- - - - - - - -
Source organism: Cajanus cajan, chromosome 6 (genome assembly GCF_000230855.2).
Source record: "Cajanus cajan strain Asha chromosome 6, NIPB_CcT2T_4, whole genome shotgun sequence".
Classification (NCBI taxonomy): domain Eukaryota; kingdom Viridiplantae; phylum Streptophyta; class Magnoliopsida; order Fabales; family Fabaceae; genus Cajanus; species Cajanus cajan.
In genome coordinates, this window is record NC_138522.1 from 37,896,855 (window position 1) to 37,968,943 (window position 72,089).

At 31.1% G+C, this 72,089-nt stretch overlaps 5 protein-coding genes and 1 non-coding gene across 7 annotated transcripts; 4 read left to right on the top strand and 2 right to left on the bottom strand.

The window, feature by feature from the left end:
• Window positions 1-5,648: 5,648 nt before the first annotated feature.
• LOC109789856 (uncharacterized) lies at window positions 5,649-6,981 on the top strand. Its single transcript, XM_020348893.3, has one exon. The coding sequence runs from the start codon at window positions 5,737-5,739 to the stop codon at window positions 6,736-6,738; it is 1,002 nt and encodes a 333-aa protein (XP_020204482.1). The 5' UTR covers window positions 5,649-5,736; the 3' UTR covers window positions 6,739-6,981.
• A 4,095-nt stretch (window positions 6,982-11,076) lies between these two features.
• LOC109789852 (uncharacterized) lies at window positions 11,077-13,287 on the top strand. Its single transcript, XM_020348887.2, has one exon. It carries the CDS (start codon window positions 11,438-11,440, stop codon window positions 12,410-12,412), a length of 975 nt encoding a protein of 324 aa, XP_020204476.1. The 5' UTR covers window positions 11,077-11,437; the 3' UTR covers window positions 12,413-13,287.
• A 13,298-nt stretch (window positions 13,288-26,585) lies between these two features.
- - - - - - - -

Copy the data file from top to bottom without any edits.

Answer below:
Source organism: Cajanus cajan, chromosome 6 (genome assembly GCF_000230855.2).
Source record: "Cajanus cajan strain Asha chromosome 6, NIPB_CcT2T_4, whole genome shotgun sequence".
Classification (NCBI taxonomy): domain Eukaryota; kingdom Viridiplantae; phylum Streptophyta; class Magnoliopsida; order Fabales; family Fabaceae; genus Cajanus; species Cajanus cajan.
In genome coordinates, this window is record NC_138522.1 from 37,896,855 (window position 1) to 37,968,943 (window position 72,089).

At 31.1% G+C, this 72,089-nt stretch overlaps 5 protein-coding genes and 1 non-coding gene across 7 annotated transcripts; 4 read left to right on the top strand and 2 right to left on the bottom strand.

The window, feature by feature from the left end:
• Window positions 1-5,648: 5,648 nt before the first annotated feature.
• LOC109789856 (uncharacterized) lies at window positions 5,649-6,981 on the top strand. Its single transcript, XM_020348893.3, has one exon. The coding sequence runs from the start codon at window positions 5,737-5,739 to the stop codon at window positions 6,736-6,738; it is 1,002 nt and encodes a 333-aa protein (XP_020204482.1). The 5' UTR covers window positions 5,649-5,736; the 3' UTR covers window positions 6,739-6,981.
• A 4,095-nt stretch (window positions 6,982-11,076) lies between these two features.
• LOC109789852 (uncharacterized) lies at window positions 11,077-13,287 on the top strand. Its single transcript, XM_020348887.2, has one exon. It carries the CDS (start codon window positions 11,438-11,440, stop codon window positions 12,410-12,412), a length of 975 nt encoding a protein of 324 aa, XP_020204476.1. The 5' UTR covers window positions 11,077-11,437; the 3' UTR covers window positions 12,413-13,287.
• A 13,298-nt stretch (window positions 13,288-26,585) lies between these two features.